Now, 50 years later, Ivor Davis has released a completely new and expanded work on the subject entitled, Manson Exposed: A Reporter’s 50-Year Journey into Madness and Murder which landed as an Amazon e-book best seller the first week it was released! I was thrilled to be able to sit down with Ivor and talk about what he’s experienced and discovered about the case in the five decades since the horrific events occurred.
Jude Southerland Kessler: Ivor, please take us back to 1969, when you were living in Los Angeles and heard about the gruesome atrocities committed by the Manson Family. What did you do at that point? And what did you find out?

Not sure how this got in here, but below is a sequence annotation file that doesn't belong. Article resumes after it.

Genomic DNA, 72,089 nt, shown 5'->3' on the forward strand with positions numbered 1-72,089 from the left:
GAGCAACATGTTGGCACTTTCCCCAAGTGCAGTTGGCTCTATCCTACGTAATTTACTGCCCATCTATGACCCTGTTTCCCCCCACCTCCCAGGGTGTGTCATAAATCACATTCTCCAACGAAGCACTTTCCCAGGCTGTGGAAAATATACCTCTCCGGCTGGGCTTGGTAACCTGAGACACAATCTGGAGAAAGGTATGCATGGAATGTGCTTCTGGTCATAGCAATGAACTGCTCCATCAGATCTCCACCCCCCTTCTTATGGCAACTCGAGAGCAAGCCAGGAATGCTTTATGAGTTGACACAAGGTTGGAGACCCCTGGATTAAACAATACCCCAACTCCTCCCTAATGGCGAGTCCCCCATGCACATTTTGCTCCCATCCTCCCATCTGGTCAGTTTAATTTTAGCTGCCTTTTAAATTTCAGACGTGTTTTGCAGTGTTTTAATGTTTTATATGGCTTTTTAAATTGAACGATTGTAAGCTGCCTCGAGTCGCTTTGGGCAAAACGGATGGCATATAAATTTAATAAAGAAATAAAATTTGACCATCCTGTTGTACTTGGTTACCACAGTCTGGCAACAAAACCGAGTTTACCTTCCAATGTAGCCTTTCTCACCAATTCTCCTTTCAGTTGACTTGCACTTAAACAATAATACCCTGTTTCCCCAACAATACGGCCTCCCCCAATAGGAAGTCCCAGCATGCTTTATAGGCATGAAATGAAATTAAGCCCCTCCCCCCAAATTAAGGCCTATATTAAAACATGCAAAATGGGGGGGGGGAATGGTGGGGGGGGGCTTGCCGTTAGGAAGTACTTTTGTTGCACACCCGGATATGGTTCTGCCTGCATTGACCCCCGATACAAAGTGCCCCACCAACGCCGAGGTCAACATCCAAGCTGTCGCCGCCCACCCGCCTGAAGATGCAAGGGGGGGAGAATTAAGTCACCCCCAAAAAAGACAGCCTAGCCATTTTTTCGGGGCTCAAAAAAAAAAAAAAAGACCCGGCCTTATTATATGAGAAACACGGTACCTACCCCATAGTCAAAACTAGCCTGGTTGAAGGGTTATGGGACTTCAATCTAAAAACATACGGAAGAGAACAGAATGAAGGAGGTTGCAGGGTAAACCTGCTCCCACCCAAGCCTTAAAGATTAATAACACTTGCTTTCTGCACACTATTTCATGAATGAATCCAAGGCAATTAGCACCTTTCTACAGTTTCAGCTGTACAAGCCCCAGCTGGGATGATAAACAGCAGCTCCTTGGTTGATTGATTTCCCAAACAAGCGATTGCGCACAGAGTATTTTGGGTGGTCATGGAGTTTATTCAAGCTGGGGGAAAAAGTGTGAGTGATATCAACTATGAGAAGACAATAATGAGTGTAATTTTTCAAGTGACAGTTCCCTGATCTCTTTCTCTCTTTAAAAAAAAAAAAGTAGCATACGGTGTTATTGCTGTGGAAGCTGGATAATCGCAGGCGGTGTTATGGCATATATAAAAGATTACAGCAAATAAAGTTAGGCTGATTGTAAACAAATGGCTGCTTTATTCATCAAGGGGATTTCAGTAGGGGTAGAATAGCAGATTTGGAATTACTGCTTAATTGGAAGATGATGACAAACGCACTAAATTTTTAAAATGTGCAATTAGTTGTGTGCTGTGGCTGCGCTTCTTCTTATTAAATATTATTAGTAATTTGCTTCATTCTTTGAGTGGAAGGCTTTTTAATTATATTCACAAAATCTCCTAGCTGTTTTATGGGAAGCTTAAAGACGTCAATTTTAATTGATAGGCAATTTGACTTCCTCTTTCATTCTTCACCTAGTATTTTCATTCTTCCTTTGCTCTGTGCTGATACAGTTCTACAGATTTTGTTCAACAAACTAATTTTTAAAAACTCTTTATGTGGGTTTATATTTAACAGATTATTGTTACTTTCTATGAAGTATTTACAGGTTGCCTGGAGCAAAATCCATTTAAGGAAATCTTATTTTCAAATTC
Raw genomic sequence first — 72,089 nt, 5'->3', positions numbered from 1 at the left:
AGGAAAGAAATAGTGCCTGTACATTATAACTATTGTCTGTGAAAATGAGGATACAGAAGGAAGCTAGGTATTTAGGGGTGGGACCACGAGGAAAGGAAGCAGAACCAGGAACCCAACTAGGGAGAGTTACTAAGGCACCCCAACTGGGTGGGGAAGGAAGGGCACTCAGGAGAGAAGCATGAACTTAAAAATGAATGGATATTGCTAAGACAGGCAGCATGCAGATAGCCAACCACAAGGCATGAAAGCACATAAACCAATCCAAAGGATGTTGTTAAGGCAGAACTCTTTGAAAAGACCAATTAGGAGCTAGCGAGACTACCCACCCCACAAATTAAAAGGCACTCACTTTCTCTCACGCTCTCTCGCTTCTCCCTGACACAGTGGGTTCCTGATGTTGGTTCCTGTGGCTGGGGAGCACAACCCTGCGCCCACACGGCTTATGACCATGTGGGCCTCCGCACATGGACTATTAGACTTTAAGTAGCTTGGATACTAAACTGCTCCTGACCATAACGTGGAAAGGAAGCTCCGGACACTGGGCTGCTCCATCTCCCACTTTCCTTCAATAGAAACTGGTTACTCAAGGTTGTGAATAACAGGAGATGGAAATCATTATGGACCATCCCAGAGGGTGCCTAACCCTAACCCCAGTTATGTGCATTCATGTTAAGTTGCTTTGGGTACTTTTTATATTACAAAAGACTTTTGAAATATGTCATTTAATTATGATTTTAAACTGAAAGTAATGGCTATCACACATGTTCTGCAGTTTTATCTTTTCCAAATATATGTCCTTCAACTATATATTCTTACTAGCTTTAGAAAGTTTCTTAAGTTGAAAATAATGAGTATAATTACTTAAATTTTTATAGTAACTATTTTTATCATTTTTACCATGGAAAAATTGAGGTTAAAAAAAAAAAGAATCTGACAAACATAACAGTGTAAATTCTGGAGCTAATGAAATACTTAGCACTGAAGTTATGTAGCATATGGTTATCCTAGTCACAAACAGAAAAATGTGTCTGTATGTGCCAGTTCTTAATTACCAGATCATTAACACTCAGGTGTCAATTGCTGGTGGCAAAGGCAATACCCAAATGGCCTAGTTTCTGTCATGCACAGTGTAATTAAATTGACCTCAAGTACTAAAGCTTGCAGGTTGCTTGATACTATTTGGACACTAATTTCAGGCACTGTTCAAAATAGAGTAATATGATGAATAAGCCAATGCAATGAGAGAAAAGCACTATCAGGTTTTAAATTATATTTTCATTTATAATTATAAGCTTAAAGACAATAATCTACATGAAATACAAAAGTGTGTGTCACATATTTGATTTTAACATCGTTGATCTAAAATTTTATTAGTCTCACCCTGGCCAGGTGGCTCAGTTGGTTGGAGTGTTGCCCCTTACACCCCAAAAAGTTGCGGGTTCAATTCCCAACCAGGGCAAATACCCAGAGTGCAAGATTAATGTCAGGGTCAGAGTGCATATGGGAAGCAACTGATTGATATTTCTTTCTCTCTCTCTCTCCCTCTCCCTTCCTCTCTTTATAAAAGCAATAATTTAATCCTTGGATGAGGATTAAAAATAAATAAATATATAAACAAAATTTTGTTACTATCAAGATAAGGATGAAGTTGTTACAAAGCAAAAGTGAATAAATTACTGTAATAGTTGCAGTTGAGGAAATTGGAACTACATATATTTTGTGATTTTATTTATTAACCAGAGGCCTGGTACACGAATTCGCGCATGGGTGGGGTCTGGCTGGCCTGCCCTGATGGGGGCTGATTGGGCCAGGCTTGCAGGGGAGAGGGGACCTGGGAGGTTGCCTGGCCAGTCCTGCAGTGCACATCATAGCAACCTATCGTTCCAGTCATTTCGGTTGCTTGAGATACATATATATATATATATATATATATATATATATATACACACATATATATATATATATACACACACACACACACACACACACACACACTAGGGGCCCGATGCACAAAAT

Ivor Davis: Jude, don’t forget that communications back in l969 were not what they are today. News did not flash around the world in a nanosecond as happens with the internet today. So, all I knew in August l969 was that there had been some murders in a quiet, supposedly safe canyon neighborhood in the privileged enclaves of Beverly Hills. And so, as a foreign correspondent for a big overseas daily newspaper, I rushed to the scene to try and find out what had happened. It took almost a full day before the facts emerged — and we learned of the true carnage that had unfolded in the hilltop mansion, with one of the victims the beautiful actress Sharon Tate, who was eight months pregnant when she was killed and who was the wife of the famous film director Roman Polanski.